Terpenes, Cannabinoids, Full Spectrum and the Entourage Effect

One of the most important parts to understand when talking about Cannabis and communicating its effects to customer is understanding that Indica and Sativa are not the be-all-end-all when it comes to describing the effects that Cannabis can provide to consumers. Instead, you are better off familiarizing yourself with what does affect consumers. Let’s define them:

  • Cannabinoids: Refers to the chemical group of substance that is naturally found within
    cannabis plants. Examples are THC, CBD, CBN, etc. Over a hundred cannabinoids have been
    identified with new ones being found every day! i
  • Terpenes: Terpenes are highly aromatic chemical compounds found within many plants and
    herbs. Mint, for example. Pine Needles are another example. Both have distinct smells.
    Those smells are caused by terpenes!ii
  • Entourage Effect: Refers to the theory that cannabinoids have more favorable actions when
    delivered with a higher proportion of other chemical compounds, such as terpenes.iii
  • Full Spectrum: Refers to the state of cannabis concentrate. A full-spec concentrate will have
    multiple cannabis plant extracts like essential oils, terpenes, and other cannabinoids. iv
  • Isolate: A Pure cannabinoid in its base form devoid of other plant extracts.

Now that you have a basic definition of the above terms, you can begin to really unlock how to navigate cannabis and how/why it effects people differently.

The effects of Cannabis truly vary from person to person however having some basic knowledge of Cannabinoids and Terpenes can make for a great field guild. For example, if someone is looking for psychoactivity, then they would want something with a higher amount of THC, for example. If someone is looking for symptom relief without dealing with psychoactive effects, then perhaps a one-to-one ratio of THC to CBD may be a better choice. But, if someone comes in and specifically is looking for better sleep, for example, perhaps looking for something with a higher percentage of CBN may be a better choice than simply picking the highest THC %, CBN being a cannabinoid that has been found to promote better sleep.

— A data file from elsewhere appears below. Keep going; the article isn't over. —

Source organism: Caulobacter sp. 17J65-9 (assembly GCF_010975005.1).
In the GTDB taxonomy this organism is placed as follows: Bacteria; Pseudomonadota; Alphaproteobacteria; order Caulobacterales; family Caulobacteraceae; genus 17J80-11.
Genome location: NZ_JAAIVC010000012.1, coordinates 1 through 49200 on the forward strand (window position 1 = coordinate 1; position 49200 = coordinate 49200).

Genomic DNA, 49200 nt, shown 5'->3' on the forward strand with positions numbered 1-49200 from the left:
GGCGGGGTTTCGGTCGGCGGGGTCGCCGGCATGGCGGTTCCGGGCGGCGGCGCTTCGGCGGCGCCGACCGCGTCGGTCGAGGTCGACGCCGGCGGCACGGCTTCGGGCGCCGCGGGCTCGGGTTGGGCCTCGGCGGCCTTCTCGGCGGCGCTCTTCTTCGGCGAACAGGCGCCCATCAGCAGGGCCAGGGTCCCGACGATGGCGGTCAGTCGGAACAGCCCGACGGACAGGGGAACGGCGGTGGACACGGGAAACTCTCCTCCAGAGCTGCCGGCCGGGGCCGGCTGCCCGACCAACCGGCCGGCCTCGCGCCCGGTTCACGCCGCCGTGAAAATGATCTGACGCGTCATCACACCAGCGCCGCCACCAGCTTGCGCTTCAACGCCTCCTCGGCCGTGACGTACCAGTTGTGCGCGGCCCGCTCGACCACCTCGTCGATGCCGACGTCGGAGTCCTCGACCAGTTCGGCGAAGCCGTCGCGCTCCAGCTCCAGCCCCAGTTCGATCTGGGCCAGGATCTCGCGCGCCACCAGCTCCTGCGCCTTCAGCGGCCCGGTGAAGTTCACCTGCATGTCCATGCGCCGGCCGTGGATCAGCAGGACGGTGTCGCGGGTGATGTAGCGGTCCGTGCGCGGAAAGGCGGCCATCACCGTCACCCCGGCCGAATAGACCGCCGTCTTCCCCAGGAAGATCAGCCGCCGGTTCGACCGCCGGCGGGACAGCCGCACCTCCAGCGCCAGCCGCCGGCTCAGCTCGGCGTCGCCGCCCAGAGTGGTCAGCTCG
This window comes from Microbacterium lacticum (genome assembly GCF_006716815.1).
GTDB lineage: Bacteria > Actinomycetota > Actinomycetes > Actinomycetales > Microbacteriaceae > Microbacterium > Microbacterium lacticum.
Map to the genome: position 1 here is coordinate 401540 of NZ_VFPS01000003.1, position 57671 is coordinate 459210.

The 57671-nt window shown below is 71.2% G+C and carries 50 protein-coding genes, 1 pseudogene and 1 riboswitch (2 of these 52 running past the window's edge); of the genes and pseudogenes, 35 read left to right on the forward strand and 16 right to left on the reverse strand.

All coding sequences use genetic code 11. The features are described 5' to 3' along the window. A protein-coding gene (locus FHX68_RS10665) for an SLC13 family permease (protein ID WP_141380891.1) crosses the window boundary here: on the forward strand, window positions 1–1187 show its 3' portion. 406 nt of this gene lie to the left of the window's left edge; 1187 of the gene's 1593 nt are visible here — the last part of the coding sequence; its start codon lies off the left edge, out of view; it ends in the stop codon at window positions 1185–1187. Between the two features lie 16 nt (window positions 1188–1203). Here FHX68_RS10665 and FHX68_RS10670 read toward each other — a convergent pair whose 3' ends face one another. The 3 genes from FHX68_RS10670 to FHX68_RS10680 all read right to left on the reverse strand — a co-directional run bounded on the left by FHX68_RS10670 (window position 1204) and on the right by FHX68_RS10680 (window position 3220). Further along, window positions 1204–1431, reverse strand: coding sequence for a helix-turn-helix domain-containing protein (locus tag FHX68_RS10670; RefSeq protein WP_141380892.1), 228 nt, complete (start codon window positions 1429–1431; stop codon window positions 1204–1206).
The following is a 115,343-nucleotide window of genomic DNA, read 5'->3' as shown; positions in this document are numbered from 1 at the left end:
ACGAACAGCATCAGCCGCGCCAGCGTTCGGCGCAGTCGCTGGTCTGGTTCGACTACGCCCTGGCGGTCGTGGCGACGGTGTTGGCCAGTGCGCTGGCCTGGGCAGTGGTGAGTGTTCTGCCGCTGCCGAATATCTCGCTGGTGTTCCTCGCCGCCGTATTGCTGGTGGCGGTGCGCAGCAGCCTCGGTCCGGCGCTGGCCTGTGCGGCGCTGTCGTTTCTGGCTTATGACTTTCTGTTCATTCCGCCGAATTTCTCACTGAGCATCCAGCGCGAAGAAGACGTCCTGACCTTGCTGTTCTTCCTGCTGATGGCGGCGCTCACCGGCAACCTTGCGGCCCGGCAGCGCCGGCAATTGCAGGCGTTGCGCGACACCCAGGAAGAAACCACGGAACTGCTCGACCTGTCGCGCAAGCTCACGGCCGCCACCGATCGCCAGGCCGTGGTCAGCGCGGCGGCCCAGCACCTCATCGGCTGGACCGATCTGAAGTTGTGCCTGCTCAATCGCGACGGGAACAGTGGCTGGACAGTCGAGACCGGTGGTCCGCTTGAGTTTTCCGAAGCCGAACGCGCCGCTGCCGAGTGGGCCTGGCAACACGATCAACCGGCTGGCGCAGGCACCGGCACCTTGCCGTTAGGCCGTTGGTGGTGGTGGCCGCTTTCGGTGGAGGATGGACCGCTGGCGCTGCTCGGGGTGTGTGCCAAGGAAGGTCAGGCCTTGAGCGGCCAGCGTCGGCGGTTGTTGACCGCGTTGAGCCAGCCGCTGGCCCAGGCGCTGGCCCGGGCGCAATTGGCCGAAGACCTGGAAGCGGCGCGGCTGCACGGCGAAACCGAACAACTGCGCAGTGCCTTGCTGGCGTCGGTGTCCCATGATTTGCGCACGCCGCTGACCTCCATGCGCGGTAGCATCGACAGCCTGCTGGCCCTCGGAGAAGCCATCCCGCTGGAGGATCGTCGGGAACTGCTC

Cannabinoids are NOT the be-all-end-all either. Terpenes contribute to the over-all high and help differentiate the effects of, for example, a Blue Dream from a OG Kush. Cannabinoids activate receptors inside of the endo-cannabinoid system where terpenes are absorbed entirely by your body. Combining a high concentration of terpenes with a high concentration of cannabinoids, it seems to galvanize the effects and make them stronger and depending on the blend of the two chemicals, provide different effects based upon that specific blend. In a study conducted by “Frontiers in Neurology,” the organizers found that people with epilepsy who took a CBD-rich extract—that is a full-spectrum extract instead of an isolate (that is pure CBD, no Terpenes, no other Cannabinoids) had fewer side effects that those who took CBD-isolate.vi This is all a long way of saying, if you are someone who really likes to get the psychoactive compound that cannabis offers, you may find better effect with a cultivar that offers just as much terpenes as it does active cannabinoids than if you were to hunt for a cultivar that simply offers a lot of active cannabinoids which is all an even longer way of saying that if you are looking for a specific effect—say an up-lifting sativa high—then simply chasing a high THC count isn’t going to provide a consumer the exact effect that they are looking for. Pick the most heady, racy sativa you can imagine, if there is a high THC count, the consumer will still likely feel the lethargic come down but if you can find the right mix of THC, CBD, terpenes and other various extracts, you may find the perfect strain for them.


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